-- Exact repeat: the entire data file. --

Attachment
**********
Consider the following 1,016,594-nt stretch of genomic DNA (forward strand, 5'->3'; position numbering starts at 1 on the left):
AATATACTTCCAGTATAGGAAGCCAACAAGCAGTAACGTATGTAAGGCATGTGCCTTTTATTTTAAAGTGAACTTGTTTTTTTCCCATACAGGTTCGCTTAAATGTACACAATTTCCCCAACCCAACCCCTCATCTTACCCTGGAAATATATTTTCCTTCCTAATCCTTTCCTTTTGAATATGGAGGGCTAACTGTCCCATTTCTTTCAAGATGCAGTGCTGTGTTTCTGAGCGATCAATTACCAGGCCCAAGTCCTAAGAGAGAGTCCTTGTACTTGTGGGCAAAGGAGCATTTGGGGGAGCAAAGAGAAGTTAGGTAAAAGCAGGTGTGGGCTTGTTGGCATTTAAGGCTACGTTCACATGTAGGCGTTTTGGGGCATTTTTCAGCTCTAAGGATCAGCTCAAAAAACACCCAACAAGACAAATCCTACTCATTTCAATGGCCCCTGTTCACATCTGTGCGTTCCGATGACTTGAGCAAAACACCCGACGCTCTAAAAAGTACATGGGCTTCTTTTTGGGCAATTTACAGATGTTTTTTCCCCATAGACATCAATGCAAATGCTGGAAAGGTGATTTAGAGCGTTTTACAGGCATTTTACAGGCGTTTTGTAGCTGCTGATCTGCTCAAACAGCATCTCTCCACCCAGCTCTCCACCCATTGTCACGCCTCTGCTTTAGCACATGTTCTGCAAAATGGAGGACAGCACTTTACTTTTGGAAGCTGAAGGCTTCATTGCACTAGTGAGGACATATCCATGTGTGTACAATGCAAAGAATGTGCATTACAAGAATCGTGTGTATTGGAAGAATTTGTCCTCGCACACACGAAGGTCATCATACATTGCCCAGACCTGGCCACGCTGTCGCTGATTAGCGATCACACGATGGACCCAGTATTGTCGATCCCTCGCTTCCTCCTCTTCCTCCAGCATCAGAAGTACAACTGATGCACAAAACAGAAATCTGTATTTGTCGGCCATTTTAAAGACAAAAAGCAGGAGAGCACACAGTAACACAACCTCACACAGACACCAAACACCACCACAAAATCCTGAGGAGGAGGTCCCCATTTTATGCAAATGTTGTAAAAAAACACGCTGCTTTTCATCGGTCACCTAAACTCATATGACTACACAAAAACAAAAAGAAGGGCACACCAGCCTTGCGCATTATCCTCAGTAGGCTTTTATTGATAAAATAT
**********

Consider the following 1,016,594-nt stretch of genomic DNA (forward strand, 5'->3'; position numbering starts at 1 on the left):
AATATACTTCCAGTATAGGAAGCCAACAAGCAGTAACGTATGTAAGGCATGTGCCTTTTATTTTAAAGTGAACTTGTTTTTTTCCCATACAGGTTCGCTTAAATGTACACAATTTCCCCAACCCAACCCCTCATCTTACCCTGGAAATATATTTTCCTTCCTAATCCTTTCCTTTTGAATATGGAGGGCTAACTGTCCCATTTCTTTCAAGATGCAGTGCTGTGTTTCTGAGCGATCAATTACCAGGCCCAAGTCCTAAGAGAGAGTCCTTGTACTTGTGGGCAAAGGAGCATTTGGGGGAGCAAAGAGAAGTTAGGTAAAAGCAGGTGTGGGCTTGTTGGCATTTAAGGCTACGTTCACATGTAGGCGTTTTGGGGCATTTTTCAGCTCTAAGGATCAGCTCAAAAAACACCCAACAAGACAAATCCTACTCATTTCAATGGCCCCTGTTCACATCTGTGCGTTCCGATGACTTGAGCAAAACACCCGACGCTCTAAAAAGTACATGGGCTTCTTTTTGGGCAATTTACAGATGTTTTTTCCCCATAGACATCAATGCAAATGCTGGAAAGGTGATTTAGAGCGTTTTACAGGCATTTTACAGGCGTTTTGTAGCTGCTGATCTGCTCAAACAGCATCTCTCCACCCAGCTCTCCACCCATTGTCACGCCTCTGCTTTAGCACATGTTCTGCAAAATGGAGGACAGCACTTTACTTTTGGAAGCTGAAGGCTTCATTGCACTAGTGAGGACATATCCATGTGTGTACAATGCAAAGAATGTGCATTACAAGAATCGTGTGTATTGGAAGAATTTGTCCTCGCACACACGAAGGTCATCATACATTGCCCAGACCTGGCCACGCTGTCGCTGATTAGCGATCACACGATGGACCCAGTATTGTCGATCCCTCGCTTCCTCCTCTTCCTCCAGCATCAGAAGTACAACTGATGCACAAAACAGAAATCTGTATTTGTCGGCCATTTTAAAGACAAAAAGCAGGAGAGCACACAGTAACACAACCTCACACAGACACCAAACACCACCACAAAATCCTGAGGAGGAGGTCCCCATTTTATGCAAATGTTGTAAAAAAACACGCTGCTTTTCATCGGTCACCTAAACTCATATGACTACACAAAAACAAAAAGAAGGGCACACCAGCCTTGCGCATTATCCTCAGTAGGCTTTTATTGATAAAATAT